Title: Pakeezah - An Ode To A Bygone World
Author: Meghnad Desai
Publisher: HarperCollins India
Price: Rs 250
Genre: Non Fiction / Film
About the Book [from the blurb]
An entertaining look at one of the landmarks of Hindi cinema.
Meghnad Desai tracks the film’s tortuous journey and reveals fascinating, little-known aspects of it. He foregrounds the craftsmanship, perseverance and perfectionism of its maker, Kamal Amrohi, who would wait weeks for the perfect sunset. The director even took on MGM, because the CinemaScope lenses they supplied were out of focus by 1/1000 mm.
Desai sees the film as a ‘Muslim social’ set in a ‘Lucknow of the Muslim imagination’; as a woman-centric film with a dancing heroine at a time when they were a rarity; and above all, as a film that harked back to an era of ‘nawabi culture with its exquisite tehzeeb’, a world that is lost forever.
Pakeezah: An Ode to a Bygone World is a fitting tribute to a film that Meghnad Desai calls ‘a monument to the golden age of Hindustani films’.
I love reading about films, especially Indian films. I feel there is a dearth of literature in this genre despite the fact that so many films are made every year in India and the fact that we recently completed 100 years of Indian cinema. I think it is commendable that HarperCollins India saw the need. This book is part of the recently released HarperCollins India’s Film Series, which also includes books on Amar Akbar Anthony and Mughal-e-Azam.
The author of this book, Meghnad Desai, says that “if there has been a film which has captured Muslim culture of a certain period albeit with contemporary resonance, it has to be Kamal Amrohi’s Pakeezah.”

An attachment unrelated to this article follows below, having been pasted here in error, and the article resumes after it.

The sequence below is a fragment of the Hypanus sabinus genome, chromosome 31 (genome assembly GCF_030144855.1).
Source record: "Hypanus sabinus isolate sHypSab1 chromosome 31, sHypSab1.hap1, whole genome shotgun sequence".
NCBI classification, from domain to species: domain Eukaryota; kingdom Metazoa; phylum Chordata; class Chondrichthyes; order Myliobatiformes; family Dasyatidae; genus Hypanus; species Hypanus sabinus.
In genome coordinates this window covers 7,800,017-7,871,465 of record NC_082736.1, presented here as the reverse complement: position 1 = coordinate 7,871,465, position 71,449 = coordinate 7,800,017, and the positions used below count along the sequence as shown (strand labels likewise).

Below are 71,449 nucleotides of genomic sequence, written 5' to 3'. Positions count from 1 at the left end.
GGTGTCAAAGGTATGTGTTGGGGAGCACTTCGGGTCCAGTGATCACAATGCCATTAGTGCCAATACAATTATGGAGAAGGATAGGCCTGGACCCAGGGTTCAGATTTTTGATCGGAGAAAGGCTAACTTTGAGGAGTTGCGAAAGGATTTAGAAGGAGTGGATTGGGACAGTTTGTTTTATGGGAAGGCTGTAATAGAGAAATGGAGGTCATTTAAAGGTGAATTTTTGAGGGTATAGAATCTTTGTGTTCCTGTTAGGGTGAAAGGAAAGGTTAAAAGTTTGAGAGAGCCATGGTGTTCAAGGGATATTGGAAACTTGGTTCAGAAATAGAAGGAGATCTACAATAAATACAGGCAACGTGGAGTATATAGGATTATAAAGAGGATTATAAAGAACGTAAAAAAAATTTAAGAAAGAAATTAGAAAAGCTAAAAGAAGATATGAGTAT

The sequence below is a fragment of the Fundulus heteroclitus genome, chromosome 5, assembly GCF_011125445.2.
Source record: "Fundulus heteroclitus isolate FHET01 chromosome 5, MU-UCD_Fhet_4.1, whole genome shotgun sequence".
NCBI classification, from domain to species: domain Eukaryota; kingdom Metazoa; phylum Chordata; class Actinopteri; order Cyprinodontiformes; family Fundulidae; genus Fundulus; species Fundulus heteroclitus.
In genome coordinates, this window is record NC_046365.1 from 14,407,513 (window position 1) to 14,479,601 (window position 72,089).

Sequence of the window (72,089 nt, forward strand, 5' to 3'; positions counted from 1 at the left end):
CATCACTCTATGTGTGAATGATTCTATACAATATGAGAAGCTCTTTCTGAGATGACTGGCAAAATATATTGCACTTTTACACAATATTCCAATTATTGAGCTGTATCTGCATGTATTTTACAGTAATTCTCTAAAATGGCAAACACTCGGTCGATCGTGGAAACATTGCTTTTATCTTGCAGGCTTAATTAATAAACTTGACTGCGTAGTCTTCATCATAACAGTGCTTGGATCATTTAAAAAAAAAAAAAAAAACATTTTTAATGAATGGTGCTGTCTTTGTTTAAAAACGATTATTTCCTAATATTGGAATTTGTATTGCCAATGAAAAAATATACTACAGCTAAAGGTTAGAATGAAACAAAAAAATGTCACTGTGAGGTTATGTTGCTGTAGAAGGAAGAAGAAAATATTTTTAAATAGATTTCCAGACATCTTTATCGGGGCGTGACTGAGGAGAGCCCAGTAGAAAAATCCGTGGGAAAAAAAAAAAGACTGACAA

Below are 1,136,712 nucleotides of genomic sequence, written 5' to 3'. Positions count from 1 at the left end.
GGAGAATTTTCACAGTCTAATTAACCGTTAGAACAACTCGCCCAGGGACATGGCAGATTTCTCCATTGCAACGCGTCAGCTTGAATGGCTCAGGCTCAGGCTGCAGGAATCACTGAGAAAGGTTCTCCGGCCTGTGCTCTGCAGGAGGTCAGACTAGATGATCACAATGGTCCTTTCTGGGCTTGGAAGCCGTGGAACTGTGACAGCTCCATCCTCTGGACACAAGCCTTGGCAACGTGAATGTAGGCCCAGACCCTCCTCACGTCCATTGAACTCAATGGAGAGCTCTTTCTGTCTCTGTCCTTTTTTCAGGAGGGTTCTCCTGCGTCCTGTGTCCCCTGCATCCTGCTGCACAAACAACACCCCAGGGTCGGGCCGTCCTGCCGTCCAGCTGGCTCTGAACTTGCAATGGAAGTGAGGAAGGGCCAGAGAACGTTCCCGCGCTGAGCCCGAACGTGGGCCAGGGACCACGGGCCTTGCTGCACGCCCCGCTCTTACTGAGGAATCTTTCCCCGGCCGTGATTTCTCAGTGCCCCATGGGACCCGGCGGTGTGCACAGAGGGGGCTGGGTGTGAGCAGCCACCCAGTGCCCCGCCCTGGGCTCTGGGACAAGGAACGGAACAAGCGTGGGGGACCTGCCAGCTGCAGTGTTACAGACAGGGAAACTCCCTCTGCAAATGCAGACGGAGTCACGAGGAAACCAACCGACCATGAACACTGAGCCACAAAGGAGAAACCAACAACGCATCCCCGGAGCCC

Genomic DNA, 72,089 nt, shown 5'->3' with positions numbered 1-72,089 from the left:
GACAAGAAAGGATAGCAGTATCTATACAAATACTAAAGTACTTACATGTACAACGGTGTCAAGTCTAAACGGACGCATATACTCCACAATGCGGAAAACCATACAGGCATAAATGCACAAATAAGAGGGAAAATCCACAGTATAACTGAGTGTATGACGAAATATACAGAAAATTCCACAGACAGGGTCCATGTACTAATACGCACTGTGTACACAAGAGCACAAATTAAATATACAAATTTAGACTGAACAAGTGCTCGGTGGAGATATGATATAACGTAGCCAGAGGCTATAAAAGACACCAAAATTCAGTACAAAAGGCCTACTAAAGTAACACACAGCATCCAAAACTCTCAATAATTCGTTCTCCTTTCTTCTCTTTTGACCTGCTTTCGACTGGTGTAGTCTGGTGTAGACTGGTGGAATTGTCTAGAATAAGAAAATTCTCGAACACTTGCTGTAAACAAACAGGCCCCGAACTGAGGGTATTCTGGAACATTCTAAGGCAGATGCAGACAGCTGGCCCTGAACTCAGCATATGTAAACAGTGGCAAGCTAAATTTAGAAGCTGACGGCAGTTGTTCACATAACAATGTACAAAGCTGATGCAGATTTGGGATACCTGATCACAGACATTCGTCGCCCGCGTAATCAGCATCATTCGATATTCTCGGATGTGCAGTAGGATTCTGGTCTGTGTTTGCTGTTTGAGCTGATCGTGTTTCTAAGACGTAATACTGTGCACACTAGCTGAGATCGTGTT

His approach is methodical in analyzing ‘Pakeezah’ - what makes this movie iconic. He discusses every aspect of the film to offer a complete perspective - the story, the origins, the making, the rewriting, the many themes in the movie, the man behind the movie - Kamal Amrohi, the stars of the movie and the unforgettable music. Take for example, the story. By culling information from various sources about the film, he speculates on what the original story might have been and how it must have been modified over a period of time, considering the movie took 15 years to complete, Meena Kumari’s health deteriorated towards the end and interpersonal dynamics changed a great deal between Kamal Amrohi and his wife, Meena Kumari. Did you know that the movie initially did not get a good response on its release? But probably Meena Kumari’s untimely death within a month of its release piqued people’s curiosity and they started queuing up to watch the great tragedy queen in one of her most memorable roles of her career. If Pakeezah could not have been made without Kamal Amrohi, it is hard to imagine Pakeezah without Meena Kumari as well.
I would highly recommend this book to anyone who loves reading about films. After all, the making of a movie is as fascinating as the movie itself; more so, a classic. Imagine we are talking about the times when scripts weren’t finalized before filming; they were developed on the sets, on locations, under the influence of a lot of things. At 150 pages, this book isn’t too long, though may be a few times repetitive. Nevertheless, I personally loved it. It offers a lot of insights, observations and information about the film, and at the same time quite easy to read.